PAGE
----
A Lil’ Inspiration #3 Amy

Words of Wisdom

I may have mentioned to everyone a little while back that with the launch of Abigail and the monthly series “Women on the Move,” I’ve been highlighting select excerpts from the featured ladies’ posts and promoting them on social media. This week’s Words of Wisdom are from my friend, fellow peer adviser and blogger Amy Bovaird. These little nuggets provide deeper insight into the reality of what it’s like to blind.

Instagram Amy 1.18.16“It seems like there are two worlds: one for the sighted
and one for the blind. But it’s actually the same world, just seen from a different perspective.” ~Amy Bovaird, Author, Mobility Matters: Stepping Out in Faith

Image: Quoted text is white against a transparent gray panel superimposed on a background of a shades of blue cloud blanketed mountains. #‎womenonthemove‬ ‪#‎livingwithvisionloss #iamnotalabel



Published by Stephanae

👩🏾‍🦯 | INTJ | HSP | Collector of knowledge | Alpaca Fanatic “If I stop to kick every barking dog, I am not going to get where I'm going.” ~Jackie Joyner-Kersee Hi, I'm Steph! I'm a highly sensitive proud introvert and a recovering people-pleaser. These traits or quirks used to bother me because I always felt out of place until I began a recent process of self-acceptance. While I'm still a work in progress, I view my quirks as my superpowers and am grateful that they contribute to who I am today.

57 thoughts on “A Lil’ Inspiration #3 Amy

  1. I can appeciate what you’re saying with that last thought. I also like what you said about the filtering part. I can see where your sense of focus would likely be sharper—especially since (having had sight) you realize how the eyes can be deceived. Some good food for thought, Stephanae. ‘o)

  2. Amy, I just read your comment to my husband. We love Jim Croce, and that song. By sharing our unique perspectives we often enrich the lives of others!


  3. One of my observations since losing my sight is filtering. What I mean by this is sense I’m physically unable to be bombarded by visual information (although at times I really do miss it) I’m able to focus on what’s necessary to do what I have to accomplish. The easiest way to describe this is filtering the fluff. I also think there is a distinct difference between people who are born without sight and those who lose eyesight sometime during their life. There are those, like me, who will tell you from our perspective it’s more difficult to have this heightened sense of awareness because the loss occurred later in life.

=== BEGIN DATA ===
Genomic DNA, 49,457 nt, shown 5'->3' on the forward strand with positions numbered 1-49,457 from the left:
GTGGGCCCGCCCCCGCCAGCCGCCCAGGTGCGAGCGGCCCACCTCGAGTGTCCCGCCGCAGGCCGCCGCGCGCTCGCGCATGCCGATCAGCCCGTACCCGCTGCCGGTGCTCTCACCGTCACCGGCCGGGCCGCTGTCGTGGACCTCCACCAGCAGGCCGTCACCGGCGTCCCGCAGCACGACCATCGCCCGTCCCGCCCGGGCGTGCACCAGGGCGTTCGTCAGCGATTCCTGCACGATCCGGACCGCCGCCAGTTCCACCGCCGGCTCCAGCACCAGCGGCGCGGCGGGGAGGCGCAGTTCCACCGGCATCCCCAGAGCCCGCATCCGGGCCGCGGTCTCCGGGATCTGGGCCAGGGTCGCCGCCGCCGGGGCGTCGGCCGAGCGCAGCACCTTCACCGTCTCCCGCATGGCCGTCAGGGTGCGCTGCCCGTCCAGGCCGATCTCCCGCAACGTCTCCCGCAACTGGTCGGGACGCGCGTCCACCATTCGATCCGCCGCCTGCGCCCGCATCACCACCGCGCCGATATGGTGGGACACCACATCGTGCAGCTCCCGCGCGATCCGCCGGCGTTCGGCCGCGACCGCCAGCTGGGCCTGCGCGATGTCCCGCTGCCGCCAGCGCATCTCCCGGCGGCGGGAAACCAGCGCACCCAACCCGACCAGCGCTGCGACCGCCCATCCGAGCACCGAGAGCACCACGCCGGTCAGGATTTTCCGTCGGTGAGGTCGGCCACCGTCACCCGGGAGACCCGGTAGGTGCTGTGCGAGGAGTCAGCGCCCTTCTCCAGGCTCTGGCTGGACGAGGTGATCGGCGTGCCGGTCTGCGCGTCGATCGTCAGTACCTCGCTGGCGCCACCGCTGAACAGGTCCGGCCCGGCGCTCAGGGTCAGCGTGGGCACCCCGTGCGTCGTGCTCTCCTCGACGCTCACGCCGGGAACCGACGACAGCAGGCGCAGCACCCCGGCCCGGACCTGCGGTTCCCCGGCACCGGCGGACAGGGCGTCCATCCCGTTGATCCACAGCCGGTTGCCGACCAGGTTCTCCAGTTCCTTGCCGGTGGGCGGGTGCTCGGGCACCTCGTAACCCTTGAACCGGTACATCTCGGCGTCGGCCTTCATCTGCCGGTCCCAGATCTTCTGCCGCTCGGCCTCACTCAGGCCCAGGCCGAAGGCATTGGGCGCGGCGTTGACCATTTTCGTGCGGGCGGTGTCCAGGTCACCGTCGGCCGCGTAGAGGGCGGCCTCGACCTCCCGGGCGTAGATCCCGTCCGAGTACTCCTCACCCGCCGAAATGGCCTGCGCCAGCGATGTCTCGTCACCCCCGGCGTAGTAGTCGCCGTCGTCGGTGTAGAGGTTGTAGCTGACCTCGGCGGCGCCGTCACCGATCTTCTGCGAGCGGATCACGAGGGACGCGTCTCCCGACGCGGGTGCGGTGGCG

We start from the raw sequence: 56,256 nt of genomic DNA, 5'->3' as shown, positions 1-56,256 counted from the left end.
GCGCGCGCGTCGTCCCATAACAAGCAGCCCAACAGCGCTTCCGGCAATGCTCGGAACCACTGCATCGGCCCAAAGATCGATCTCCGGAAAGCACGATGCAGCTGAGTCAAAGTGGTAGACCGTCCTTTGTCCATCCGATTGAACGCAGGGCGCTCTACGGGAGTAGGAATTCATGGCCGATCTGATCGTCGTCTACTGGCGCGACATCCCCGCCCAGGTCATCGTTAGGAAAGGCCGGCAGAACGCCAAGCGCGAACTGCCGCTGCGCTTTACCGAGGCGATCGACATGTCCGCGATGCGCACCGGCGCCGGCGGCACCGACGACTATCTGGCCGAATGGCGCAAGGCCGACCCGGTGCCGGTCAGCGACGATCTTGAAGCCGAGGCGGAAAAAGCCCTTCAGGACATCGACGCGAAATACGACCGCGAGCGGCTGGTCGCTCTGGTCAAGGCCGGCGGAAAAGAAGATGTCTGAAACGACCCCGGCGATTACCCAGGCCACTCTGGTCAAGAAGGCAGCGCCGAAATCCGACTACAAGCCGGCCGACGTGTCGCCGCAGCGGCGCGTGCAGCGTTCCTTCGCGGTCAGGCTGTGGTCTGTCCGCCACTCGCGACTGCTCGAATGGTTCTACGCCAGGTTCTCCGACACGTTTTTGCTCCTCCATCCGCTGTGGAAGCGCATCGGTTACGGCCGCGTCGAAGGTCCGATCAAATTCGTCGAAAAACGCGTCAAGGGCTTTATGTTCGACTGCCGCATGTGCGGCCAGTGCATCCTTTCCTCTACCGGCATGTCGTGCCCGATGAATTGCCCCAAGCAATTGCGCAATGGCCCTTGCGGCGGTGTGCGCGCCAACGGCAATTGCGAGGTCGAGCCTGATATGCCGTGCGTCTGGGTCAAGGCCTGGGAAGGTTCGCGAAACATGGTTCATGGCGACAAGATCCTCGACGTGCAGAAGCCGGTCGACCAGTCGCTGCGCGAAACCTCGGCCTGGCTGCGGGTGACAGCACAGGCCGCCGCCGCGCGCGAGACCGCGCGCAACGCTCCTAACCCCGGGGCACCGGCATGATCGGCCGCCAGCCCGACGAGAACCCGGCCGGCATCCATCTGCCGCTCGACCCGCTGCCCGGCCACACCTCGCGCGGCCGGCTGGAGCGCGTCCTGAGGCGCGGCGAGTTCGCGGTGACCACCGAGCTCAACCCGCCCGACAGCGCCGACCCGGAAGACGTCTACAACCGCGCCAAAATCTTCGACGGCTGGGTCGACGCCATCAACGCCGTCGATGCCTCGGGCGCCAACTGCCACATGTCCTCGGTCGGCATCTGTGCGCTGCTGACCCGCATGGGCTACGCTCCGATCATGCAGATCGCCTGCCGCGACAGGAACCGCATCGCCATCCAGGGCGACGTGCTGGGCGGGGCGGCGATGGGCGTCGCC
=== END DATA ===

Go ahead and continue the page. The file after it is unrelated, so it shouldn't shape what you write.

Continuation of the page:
4. Wonderful quote by Amy Bovaird. There is a world seen by those with sight, and one seen without. I think the world seen by those without sight is seen with a much more heightened sense of awareness because of a keener sense of smell, hearing, touch and taste. We might prefer the perspective we have by seeing with our eyes (and who wouldn’t miss sight), but those who are blind will tell you (and experts will agree), the other four senses can more than compensate for that loss of sight.

  5. Robyn,
    would love to talk to you more about hearing loss. It’s one of the problems I have as well and I would love to know more about how you cope. I’m still learning.

  6. No, and I was so glad to stop. 🙂 Too late in the game. Probably should have been done earlier in my life.

  7. Amy, isn’t blogging and social media such a wonderful way to connect. I love your choice of words to describe our exchanges. Your trainer’s words do indeed ricochet between us. A wise man indeed.
    Just a thought on losing a sense. Mine is hearing although not total loss. I cannot imagine losing sight but I have found that I am more than compensated for hearing loss in other ways.

  8. Judith,
    Some things are out of our control like vision problems but there are other everyday things we can do to prolong vision. One thing is to do “eye exercises,” (many different types). One I remember is to cover one eye and read something at a distance (like a sign) without glasses to strengthen our muscles. Some people who wear glasses can even improve to the degree they don’t need glasses. I learned this from Doctor Deborah Banker, an ophthalmologist practicing natural and alternative medicine. 🙂 It helped me regain some vision temporarily.

  9. Robyn,
    My trainer would be so pleased to find his words ricocheting between readers. He was such a teacher! And completely blind.

  10. BunKaryudo,
    Thank you so much for taking time to read and comment on one of the biggest lessons I learned in my training. 🙂

  11. Amy, it is exciting. Thank you again for allowing me to share some of your material. It’s only through being open that we can eventually obtain understanding.

  12. Yes, so true. I had that vague fear for years before it was named and even after I heard my mobility instructor’s words, it took awhile for them to sink into my belief system. But it finally caught up with me. And it’s made all the difference in the world. <3 <3

  13. It is so wonderful how you are getting this dialogue going, Steph and Wendy, thank you for being involved and wanting to know more. Exciting!